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wast held in disrepute

Tajik captives held in Guantanamo

On May 15 2006 the United States Department of Defense acknowledged that there have been 12 Tajik captives held in Guantanamo. The Guantanamo Bay detainment camps were opened on January 11 2002 at the Guantanamo Bay Naval Base, in Cuba. The Bush administration asserted that all captives taken in the "global war on terror" could be held there, in extrajudicial detention, without revealing their names. So far as the captive's families and friends would know, they would just disappear.

However, the Associated Press had filed a Freedom of Information Act request for the names of all the captives. The Department of Defense filed justifications for why they should not be obliged to release the information the Associated Press requested. They justified keeping the information secret not to protect the United States "national security", but merely because they were concerned to protect the captive's privacy.

The Department of Defense exhausted their legal appeals and were forced, by a court order, to release the identities of all the Guantanamo captives.

Press Reports

The magazine Mother Jones published a feature article, entitled: "The Man Who Has Been to America: One Guantanamo detainee's story". The article was based on an interview with Muhibullo Abdulkarim Umarov, a Tajik from a village named Alisurkhon. Umarov said he and a neighbor from his village, were captured while visiting a third neighbor from his village at his University in Pakistan. Umarov named his two neighbors, Mazharudin and Abdughaffor. He said they too had been sent to Guantanamo. Mazharudin is named on the official list, but Abdughaffor is not. Umarov told Mother Jones that Mazharudin and Abdughaffor were released on March 31 2004 at the same time he was.

On January 19 2007 the Government of Tajikistan acknowledged that the United States had transferred ten Tajikis from Guantanamo to Tajikistan. The Government of Tajikistan did not release the identities of the transferred men. The Government of Tajikistan also said they did not know how many Tajiks remain in Guantanamo.

The US Department of Defense acknowledged holding twelve Tajiks in Guantanamo. The DoD acknowledged convening Combatant Status Review Tribunals for six of the Tajiks held in Guantanamo. The DoD said they convened a Combatant Status Review Tribunal for every captive who was still in Guantanamo in 2005.

A March 1, 2007 press release announced that the Department of Defense had returned three Tajiks back to Tajikistan.

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List of Tajiks who the DoD has acknowledged they have held in Guantanamo

ID name date
of
birth
page number notes
76 Rukniddin Fayziddinovich Sharipov 3/15/1973
ARB transcript 107-112

77 Mehrabanb Fazrollah 10/18/1962
CSRT allegations 71
CSRT transcript 30-34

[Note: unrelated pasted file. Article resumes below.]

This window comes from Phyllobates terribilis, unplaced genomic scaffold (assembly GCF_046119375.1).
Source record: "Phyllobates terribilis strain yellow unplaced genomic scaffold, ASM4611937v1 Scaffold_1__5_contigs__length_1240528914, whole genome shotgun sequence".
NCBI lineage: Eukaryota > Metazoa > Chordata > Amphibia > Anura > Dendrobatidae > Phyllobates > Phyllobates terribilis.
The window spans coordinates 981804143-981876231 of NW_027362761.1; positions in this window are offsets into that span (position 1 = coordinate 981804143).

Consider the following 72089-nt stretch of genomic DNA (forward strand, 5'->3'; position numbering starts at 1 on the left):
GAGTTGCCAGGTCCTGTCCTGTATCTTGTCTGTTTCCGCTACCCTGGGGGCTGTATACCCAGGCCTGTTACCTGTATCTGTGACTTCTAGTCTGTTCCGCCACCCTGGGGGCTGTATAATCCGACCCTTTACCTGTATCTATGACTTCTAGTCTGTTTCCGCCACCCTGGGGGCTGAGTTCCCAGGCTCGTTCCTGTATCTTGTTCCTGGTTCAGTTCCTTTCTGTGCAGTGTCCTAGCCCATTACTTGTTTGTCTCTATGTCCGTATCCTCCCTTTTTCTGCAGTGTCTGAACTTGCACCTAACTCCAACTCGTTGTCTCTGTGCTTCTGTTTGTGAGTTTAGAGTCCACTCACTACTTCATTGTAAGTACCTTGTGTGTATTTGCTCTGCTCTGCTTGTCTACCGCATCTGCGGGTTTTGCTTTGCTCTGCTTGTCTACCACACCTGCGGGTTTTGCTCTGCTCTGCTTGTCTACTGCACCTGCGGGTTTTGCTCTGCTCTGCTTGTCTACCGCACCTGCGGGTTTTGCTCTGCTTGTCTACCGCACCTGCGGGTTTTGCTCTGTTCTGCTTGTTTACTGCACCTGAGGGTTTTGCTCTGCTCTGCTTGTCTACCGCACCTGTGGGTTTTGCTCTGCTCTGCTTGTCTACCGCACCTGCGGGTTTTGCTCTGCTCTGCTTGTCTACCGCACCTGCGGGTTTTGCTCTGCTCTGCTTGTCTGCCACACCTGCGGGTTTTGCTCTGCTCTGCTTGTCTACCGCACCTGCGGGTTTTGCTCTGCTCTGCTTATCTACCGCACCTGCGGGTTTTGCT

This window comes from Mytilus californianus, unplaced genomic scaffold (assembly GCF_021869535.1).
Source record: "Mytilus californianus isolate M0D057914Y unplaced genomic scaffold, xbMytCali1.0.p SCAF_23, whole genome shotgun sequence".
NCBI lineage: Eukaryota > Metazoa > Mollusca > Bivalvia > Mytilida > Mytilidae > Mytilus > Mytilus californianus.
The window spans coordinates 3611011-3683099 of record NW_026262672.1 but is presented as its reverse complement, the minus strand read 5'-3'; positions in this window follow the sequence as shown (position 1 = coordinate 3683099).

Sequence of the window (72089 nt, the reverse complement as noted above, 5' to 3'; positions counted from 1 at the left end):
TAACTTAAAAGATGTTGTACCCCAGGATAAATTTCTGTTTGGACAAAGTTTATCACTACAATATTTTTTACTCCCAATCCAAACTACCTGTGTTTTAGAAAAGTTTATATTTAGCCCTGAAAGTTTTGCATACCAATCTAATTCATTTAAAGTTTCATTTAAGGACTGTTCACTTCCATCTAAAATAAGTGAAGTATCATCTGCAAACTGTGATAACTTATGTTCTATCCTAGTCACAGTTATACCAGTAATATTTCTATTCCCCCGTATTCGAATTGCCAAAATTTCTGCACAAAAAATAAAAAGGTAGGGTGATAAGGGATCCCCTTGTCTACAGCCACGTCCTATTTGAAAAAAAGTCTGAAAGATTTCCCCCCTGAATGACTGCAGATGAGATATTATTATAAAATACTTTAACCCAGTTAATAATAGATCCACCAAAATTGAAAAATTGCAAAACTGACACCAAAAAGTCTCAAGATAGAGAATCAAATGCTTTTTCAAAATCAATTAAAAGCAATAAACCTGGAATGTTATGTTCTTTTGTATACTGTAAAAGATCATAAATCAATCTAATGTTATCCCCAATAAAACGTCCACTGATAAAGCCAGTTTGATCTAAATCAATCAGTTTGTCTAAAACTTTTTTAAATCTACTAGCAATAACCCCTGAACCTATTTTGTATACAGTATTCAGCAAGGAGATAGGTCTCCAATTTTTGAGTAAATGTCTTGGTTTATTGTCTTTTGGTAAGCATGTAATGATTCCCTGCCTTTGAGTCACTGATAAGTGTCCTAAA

ARB allegations 16-17

  • Alleged to have fought with the Taliban.
  • Was in Afghanistan returning from visiting his son in Pakistan.

83 Yusef Nabied 8/5/1963 .

90 Sobit Valikhonovich 11/13/1969
CSRT allegations 187
CSRT transcripts 31-44

208 Maroof Saleemovish Salehove 3/3/1978 .

257 Omar Hamzayavich Abdulayev 10/11/1978
CSRT allegations 42
CSRT Transcripts 1

  • Allegedly captured carrying suspicious documents.
  • Allegedly studied at a madrassa.

641 Abdul Karim Irgashive 5/7/1965 .

665 Sadee Eideov 1/1/1953 .

729 Muhibullo Abdulkarim Umarov 10/6/1980 .

731 Mazharudin 12/1/1979 .

732 Shirinov Ghafar Homarovich 1/9/1974 .

1095 Jumma Jan
Zain Al Abedin
1978
CSRT Transcript 41-52
ARB Transcript 32

  • Said his interrogators kept insisting his name was Jumma Jan, and that he was a Uzbek, when his real name was Zain al Abedin, and he was a Tajik.
  • Said he had only had a single 20 minute interrogation since he arrived in Guantanamo.

Tajik captives who were not listed properly

There are Combatant Status Review Tribunal trasncripts for two Tajik captives that aren't list properly.

A Combatant Status Review Tribunal transcript marked with the ISN 1037 said he was a father, from Tajikistan, who was crossing Afghanistan, by foot, after a visit to Pakistan to see his son. However captive 1037 is said to be an Afghan, born in 1980.

Another transcript from an Unknown Tajiki captive in Guantanamo had his ISN redaceted. He told his Tribunal he had been twenty when captured, and was about 23 when he had his Tribunal.

Tajik captives missing from the official list

On August 7 2007 Radio Free Europe reported that a former Tajik captive named "Mukit Vohidov" had been repatriated from Guantanamo to Tajikistani custody, in March 2007, and was about to stand trial. The report also stated that another former Tajik captive named "Ibrohim Nasriddinov" had recently stood trial, been convicted, and received a 23 year sentence.

References

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